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Nat Hum Behav. 2019 Jun;3(6):576-586. doi: 10.1038/s41562-019-0562-1. Epub 2019 Apr 8.

Genetics and the geography of health, behaviour and attainment.

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Department of Epidemiology, Columbia University Mailman School of Public Health, New York, NY, USA.
Robert N. Butler Columbia Aging Center, Columbia University, New York, NY, USA.
Department of Psychology and Neuroscience, Duke University, Durham, NC, USA.
Department of Psychiatry and Behavioral Sciences, Duke University School of Medicine, Durham, NC, USA.
Center for Genomic and Computational Biology, Duke University, Durham, NC, USA.
MRC Social, Genetic, and Developmental Psychiatry Centre, Institute of Psychiatry, Psychology and Neuroscience, King's College London, London, UK.
Stanford Graduate School of Education, Stanford University, Palo Alto, CA, USA.
Carolina Population Center and Department of Sociology, University of North Carolina at Chapel Hill, Chapel Hill, NC, USA.
Complex Disease Epigenetics Group, University of Exeter Medical School, Exeter, UK.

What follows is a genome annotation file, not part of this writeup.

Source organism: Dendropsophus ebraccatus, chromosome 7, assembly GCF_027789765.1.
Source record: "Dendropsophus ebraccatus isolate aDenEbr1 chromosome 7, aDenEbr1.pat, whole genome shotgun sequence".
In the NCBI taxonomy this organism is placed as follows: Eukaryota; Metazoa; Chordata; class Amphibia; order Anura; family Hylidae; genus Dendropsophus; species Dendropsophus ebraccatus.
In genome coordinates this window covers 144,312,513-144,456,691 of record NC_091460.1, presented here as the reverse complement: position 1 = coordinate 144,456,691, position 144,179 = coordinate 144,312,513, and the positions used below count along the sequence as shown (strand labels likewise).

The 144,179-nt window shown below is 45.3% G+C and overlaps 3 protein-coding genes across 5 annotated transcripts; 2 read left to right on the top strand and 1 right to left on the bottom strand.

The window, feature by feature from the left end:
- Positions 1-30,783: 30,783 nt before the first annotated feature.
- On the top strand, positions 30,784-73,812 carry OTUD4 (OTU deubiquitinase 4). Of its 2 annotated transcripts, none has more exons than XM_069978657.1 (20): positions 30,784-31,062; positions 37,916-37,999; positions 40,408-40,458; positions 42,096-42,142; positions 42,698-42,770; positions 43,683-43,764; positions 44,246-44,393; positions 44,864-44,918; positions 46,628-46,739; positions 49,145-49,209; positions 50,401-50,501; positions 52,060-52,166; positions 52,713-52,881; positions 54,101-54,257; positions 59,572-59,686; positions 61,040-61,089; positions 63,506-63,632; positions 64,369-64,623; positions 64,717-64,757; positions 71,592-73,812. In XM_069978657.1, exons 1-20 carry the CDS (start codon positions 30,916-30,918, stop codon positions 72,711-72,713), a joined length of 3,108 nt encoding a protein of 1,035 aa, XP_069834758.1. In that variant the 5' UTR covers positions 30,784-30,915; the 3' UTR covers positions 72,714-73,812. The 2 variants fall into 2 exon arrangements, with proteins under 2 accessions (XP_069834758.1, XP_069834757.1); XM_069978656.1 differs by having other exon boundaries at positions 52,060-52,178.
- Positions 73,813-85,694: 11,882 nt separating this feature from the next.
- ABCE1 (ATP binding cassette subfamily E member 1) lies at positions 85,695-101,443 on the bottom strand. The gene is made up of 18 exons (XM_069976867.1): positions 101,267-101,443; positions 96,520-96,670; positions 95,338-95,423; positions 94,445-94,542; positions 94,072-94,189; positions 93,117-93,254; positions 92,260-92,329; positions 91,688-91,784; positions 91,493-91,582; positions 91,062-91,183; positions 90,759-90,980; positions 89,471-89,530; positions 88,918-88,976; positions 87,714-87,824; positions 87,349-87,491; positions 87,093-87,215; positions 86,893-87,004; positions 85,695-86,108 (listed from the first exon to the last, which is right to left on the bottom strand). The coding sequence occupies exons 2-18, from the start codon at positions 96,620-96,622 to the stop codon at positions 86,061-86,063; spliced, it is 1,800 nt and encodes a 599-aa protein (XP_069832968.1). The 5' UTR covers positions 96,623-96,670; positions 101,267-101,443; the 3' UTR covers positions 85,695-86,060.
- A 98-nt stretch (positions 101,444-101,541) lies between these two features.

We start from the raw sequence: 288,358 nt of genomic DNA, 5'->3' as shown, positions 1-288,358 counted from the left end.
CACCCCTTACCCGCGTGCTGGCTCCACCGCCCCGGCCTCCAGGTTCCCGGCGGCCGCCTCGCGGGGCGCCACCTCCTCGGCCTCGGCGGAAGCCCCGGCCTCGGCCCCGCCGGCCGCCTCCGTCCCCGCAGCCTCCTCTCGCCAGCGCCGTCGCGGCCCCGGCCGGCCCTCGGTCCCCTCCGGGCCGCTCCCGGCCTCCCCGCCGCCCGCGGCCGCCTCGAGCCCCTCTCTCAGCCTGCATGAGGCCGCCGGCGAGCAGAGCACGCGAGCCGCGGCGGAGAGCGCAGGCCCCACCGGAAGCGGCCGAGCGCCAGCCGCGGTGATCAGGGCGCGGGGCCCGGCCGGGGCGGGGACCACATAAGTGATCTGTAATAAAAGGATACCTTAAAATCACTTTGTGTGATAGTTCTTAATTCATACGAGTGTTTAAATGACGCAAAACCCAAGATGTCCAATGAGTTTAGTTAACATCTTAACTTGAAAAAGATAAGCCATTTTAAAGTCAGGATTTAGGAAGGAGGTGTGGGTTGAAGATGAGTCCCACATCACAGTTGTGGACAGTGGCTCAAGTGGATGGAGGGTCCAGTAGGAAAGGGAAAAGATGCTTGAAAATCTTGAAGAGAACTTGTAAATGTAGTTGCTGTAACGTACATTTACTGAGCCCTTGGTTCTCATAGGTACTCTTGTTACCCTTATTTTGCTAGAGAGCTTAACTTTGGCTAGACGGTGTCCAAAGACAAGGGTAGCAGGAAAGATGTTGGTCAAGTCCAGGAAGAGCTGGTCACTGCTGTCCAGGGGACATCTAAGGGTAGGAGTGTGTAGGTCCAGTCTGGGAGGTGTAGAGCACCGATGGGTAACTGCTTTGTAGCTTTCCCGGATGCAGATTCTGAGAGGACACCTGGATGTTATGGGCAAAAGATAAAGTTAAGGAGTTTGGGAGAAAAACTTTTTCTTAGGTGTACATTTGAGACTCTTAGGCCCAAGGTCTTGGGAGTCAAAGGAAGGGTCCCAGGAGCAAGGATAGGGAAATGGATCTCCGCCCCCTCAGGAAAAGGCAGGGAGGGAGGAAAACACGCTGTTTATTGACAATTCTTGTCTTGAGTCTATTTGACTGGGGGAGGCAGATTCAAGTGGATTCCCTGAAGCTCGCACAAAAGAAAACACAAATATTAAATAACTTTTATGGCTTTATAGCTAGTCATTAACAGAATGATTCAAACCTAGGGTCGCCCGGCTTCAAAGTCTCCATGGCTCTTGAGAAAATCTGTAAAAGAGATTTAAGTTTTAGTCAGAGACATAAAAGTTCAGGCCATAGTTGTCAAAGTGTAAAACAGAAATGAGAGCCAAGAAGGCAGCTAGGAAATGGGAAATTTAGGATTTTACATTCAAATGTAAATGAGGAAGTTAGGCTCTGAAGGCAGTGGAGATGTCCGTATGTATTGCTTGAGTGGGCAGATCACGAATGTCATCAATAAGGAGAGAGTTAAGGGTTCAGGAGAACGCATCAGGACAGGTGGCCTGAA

Department of Psychological Science, University of California at Irvine, Irvine, CA, USA.
Sanford School of Public Policy, Duke University, Durham, NC, USA.


Young people's life chances can be predicted by characteristics of their neighbourhood1. Children growing up in disadvantaged neighbourhoods exhibit worse physical and mental health and suffer poorer educational and economic outcomes than children growing up in advantaged neighbourhoods. Increasing recognition that aspects of social inequalities tend, in fact, to be geographical inequalities2-5 is stimulating research and focusing policy interest on the role of place in shaping health, behaviour and social outcomes. Where neighbourhood effects are causal, neighbourhood-level interventions can be effective. Where neighbourhood effects reflect selection of families with different characteristics into different neighbourhoods, interventions should instead target families or individuals directly. To test how selection may affect different neighbourhood-linked problems, we linked neighbourhood data with genetic, health and social outcome data for >7,000 European-descent UK and US young people in the E-Risk and Add Health studies. We tested selection/concentration of genetic risks for obesity, schizophrenia, teen pregnancy and poor educational outcomes in high-risk neighbourhoods, including genetic analysis of neighbourhood mobility. Findings argue against genetic selection/concentration as an explanation for neighbourhood gradients in obesity and mental health problems. By contrast, modest genetic selection/concentration was evident for teen pregnancy and poor educational outcomes, suggesting that neighbourhood effects for these outcomes should be interpreted with care.

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